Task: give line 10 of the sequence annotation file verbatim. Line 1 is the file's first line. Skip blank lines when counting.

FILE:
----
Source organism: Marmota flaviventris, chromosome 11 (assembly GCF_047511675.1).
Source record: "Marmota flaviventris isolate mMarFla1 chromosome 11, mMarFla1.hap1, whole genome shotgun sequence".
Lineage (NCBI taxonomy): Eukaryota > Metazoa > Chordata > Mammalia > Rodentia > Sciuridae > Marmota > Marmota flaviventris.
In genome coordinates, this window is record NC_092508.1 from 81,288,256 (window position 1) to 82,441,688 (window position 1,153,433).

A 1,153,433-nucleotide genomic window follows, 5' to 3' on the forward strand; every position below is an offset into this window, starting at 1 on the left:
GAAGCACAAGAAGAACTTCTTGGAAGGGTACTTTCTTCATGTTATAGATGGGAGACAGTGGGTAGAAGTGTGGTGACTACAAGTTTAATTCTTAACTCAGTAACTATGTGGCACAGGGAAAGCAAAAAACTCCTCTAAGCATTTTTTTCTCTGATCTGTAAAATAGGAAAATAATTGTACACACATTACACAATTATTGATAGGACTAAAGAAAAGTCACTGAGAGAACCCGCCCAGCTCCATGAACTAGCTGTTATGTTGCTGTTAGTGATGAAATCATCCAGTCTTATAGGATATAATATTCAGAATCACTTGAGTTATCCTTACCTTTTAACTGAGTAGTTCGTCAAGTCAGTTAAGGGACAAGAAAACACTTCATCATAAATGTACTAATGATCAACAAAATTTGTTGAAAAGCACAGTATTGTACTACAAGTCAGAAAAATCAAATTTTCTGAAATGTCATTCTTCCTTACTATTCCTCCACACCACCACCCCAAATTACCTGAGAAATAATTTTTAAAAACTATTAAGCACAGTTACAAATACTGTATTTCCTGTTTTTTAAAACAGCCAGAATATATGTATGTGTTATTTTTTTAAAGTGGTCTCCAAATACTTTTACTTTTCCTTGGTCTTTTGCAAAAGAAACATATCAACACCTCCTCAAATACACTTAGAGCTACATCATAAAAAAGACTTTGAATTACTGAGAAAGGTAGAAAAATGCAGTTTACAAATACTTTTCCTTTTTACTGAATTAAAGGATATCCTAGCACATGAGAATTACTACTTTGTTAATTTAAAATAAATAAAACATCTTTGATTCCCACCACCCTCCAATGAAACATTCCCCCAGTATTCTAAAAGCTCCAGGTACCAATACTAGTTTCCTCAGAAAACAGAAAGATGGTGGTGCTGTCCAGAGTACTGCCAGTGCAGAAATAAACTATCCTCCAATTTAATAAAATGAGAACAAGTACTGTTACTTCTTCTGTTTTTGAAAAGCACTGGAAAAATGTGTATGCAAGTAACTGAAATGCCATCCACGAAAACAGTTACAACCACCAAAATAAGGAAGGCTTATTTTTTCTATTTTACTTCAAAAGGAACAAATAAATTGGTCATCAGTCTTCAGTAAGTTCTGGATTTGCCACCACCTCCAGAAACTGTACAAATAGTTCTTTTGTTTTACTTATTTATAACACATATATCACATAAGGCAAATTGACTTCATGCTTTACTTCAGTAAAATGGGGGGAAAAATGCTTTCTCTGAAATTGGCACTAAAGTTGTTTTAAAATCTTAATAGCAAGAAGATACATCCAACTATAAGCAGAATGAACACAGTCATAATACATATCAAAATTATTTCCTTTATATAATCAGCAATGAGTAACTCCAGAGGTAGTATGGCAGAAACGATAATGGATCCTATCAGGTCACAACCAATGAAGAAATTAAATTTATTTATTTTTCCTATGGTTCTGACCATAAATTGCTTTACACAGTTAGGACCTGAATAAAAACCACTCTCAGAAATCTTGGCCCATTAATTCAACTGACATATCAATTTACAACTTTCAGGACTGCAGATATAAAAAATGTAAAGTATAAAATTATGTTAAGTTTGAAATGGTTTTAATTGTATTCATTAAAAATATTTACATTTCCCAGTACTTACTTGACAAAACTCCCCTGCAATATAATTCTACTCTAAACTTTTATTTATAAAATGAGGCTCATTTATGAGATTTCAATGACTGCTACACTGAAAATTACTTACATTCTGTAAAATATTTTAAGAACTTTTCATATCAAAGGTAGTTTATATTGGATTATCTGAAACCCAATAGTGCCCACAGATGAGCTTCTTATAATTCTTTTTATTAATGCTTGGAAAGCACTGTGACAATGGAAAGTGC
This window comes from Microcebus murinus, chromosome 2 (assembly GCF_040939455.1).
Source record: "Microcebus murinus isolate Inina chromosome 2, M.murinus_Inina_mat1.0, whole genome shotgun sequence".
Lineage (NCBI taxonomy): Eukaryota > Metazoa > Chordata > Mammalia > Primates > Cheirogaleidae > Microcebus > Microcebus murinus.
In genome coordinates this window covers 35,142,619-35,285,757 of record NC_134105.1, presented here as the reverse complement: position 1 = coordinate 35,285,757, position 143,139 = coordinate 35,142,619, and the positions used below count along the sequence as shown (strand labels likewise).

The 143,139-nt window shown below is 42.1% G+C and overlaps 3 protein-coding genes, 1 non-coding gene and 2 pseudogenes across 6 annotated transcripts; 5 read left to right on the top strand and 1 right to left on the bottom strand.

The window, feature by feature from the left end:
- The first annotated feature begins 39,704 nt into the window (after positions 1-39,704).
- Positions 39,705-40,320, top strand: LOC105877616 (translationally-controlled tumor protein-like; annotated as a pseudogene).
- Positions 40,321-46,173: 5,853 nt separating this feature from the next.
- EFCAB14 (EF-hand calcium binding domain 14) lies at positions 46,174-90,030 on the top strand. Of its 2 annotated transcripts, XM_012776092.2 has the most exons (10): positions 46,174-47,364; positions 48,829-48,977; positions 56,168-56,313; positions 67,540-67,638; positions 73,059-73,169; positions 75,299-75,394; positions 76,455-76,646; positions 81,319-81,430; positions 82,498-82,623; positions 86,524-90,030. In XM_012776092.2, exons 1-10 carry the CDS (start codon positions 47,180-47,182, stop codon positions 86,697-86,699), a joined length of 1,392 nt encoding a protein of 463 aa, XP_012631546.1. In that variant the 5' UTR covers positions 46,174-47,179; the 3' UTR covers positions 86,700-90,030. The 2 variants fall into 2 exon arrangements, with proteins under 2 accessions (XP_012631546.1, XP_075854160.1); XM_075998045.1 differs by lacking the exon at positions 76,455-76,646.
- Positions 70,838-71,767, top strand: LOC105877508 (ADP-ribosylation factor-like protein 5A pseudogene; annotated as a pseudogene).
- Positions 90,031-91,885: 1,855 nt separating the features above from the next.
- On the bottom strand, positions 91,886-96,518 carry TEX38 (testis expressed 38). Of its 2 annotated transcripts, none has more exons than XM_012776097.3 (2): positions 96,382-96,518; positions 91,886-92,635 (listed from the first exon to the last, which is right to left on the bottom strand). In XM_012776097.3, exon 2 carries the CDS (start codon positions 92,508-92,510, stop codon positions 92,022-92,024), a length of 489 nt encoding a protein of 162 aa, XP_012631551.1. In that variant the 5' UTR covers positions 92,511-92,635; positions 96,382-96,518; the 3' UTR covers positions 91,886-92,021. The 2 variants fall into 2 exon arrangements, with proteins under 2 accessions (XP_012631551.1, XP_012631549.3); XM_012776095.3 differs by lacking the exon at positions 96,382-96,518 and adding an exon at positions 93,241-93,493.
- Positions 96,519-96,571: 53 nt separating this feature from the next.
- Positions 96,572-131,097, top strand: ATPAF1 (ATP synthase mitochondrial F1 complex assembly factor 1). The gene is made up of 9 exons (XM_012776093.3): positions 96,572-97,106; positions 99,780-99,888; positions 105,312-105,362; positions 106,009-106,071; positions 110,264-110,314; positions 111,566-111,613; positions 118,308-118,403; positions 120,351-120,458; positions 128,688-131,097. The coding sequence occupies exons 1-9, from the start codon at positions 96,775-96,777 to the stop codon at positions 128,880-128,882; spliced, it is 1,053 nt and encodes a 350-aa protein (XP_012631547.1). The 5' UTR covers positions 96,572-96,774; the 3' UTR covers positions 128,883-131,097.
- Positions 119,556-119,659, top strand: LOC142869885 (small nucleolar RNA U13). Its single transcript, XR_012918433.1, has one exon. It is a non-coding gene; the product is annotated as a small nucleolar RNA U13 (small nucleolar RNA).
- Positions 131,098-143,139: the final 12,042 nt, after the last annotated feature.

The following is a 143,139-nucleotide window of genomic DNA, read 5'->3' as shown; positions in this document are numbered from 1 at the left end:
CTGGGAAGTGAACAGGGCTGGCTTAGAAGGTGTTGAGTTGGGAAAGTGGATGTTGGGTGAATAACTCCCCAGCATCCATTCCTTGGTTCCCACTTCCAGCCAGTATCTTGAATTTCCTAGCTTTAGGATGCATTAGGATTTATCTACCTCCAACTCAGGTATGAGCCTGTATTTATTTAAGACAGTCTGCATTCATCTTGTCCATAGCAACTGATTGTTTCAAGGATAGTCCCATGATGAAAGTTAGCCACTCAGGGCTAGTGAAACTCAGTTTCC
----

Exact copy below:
In genome coordinates this window covers 35,142,619-35,285,757 of record NC_134105.1, presented here as the reverse complement: position 1 = coordinate 35,285,757, position 143,139 = coordinate 35,142,619, and the positions used below count along the sequence as shown (strand labels likewise).